The WCore Engaging the World experience requirement prepares students to be better global citizens. It builds on the knowledge from the general education courses students take during their first and second years and applies what they have learned by focusing on ways to advance social justice, equity, and parity within local and global communities. This experience challenges their biases and prejudices and instead emphasizes the knowledge that everyone lives in an integrated, complex, and interdependent society.
Students may fulfill this experience by participating in an on-campus 3-4 credit Engaging the World course or an education abroad program. On-campus Engaging the World courses integrate 4 out of 6 learning outcomes through curricular and/or co-curricular approaches. Education abroad programs include May Term Study Experiences, international internships, and other study abroad programs approved by the Office for Global Engagement.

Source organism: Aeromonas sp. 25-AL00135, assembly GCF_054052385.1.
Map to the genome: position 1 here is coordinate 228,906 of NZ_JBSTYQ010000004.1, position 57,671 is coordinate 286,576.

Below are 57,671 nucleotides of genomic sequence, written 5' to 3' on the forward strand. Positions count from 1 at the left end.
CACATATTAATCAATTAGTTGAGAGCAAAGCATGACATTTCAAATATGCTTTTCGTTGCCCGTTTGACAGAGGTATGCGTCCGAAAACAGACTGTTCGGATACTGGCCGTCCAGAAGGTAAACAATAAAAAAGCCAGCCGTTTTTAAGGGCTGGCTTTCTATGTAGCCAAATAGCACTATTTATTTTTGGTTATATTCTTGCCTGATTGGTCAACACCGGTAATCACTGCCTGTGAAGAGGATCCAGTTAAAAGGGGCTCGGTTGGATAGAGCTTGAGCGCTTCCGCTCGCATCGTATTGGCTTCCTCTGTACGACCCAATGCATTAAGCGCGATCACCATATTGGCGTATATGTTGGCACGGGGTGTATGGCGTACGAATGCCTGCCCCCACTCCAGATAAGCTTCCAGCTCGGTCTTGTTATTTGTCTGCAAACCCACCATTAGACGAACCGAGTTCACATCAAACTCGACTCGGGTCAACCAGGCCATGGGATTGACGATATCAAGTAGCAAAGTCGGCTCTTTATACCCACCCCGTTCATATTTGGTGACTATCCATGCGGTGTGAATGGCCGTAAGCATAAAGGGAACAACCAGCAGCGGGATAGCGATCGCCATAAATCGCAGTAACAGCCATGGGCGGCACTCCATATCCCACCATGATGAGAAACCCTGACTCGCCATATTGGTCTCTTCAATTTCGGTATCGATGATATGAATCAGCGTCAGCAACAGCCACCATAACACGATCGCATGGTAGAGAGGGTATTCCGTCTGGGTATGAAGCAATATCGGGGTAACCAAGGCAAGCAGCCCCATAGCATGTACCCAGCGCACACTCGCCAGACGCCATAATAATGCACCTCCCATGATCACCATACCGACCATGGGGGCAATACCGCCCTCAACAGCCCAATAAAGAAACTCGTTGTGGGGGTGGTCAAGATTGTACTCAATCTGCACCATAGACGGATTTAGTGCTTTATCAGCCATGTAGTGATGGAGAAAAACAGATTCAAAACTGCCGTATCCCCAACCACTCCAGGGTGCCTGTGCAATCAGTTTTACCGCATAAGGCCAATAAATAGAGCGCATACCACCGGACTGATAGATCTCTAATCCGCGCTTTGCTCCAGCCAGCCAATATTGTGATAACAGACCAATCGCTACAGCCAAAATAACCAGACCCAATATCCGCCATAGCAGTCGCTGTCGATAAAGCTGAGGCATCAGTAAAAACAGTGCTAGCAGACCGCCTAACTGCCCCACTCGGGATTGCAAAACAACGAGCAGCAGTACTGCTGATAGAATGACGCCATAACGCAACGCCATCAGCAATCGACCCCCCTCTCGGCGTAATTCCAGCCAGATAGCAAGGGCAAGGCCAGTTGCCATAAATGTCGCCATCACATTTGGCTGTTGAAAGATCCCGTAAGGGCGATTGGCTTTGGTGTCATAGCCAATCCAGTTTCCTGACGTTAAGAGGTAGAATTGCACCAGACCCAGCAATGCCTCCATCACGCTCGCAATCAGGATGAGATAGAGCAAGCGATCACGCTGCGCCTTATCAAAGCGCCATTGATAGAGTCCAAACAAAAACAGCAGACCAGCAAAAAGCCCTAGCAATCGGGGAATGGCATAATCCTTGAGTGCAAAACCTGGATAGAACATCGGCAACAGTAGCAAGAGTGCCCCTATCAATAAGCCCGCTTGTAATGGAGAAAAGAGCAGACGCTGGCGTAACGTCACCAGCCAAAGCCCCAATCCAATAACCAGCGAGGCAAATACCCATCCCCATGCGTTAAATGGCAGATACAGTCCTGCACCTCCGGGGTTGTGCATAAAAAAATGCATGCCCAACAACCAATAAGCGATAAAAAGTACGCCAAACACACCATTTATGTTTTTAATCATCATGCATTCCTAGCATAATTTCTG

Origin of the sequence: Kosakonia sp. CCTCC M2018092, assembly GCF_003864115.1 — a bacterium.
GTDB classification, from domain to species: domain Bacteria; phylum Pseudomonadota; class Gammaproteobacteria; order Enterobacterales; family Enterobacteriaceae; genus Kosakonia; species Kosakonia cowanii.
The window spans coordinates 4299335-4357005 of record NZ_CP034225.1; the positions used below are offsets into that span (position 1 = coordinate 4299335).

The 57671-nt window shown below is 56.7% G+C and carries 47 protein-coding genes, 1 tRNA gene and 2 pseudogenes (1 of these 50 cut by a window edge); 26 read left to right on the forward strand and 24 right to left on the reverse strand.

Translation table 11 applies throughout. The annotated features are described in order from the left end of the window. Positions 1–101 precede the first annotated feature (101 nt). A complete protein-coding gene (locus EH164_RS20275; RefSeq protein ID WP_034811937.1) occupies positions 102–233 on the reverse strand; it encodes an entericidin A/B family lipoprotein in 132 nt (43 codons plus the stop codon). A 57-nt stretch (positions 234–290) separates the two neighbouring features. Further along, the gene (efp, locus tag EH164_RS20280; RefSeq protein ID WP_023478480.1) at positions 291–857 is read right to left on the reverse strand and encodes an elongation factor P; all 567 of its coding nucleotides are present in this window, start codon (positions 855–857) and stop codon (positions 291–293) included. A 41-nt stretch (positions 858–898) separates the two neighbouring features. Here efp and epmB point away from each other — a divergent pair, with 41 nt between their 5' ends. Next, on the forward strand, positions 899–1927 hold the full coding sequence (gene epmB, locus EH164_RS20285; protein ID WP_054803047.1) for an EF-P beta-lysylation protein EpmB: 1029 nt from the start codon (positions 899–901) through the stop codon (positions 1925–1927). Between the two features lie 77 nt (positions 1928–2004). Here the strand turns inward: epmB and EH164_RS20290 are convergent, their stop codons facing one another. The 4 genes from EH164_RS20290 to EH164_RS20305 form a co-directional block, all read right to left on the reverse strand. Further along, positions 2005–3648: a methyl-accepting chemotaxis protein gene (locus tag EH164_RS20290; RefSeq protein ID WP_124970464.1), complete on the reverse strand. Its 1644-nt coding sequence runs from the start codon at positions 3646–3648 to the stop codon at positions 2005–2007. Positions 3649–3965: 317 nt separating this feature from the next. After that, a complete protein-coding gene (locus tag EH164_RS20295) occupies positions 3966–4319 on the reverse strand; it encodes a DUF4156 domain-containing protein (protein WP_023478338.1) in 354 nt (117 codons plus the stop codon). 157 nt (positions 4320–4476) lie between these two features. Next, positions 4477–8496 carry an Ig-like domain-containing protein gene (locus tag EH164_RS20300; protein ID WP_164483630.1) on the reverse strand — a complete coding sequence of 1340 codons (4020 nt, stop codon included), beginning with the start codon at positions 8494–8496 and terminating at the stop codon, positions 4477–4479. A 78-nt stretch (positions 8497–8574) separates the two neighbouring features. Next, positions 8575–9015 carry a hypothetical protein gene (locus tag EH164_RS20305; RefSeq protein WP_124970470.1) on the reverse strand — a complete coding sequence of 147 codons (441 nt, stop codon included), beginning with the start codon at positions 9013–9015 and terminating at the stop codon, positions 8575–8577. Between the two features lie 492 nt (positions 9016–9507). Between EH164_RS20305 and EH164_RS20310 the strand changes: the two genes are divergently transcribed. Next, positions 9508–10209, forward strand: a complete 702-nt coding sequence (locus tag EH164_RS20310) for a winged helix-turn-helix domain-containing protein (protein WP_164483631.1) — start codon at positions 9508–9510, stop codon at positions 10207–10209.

Engaging the World Course Learning Outcomes
Upon completion of an Engaging the World course, students will be able to demonstrate 4 out of the 6 learning outcomes.* Engaging the World courses may meet these learning outcomes through several learning experiences, including course content with a substantial global focus, a civic engagement component, and/or immersion in natural and social environments outside of the classroom.
- Global Self-Awareness: Analyze ways that human actions influence the natural and human world.
- Perspective Taking: Identify and explain multiple perspectives (such as cultural, disciplinary, and ethical) when exploring subjects within natural and human systems.
- Cultural Diversity: Explain and connect 2 or more cultures historically or in contemporary contexts with some acknowledgment of power structures, demonstrating respectful interaction with varied cultures and worldviews.
- Personal and Social Responsibility: Explain the ethical, social, and environmental consequences of local and national decisions on global systems.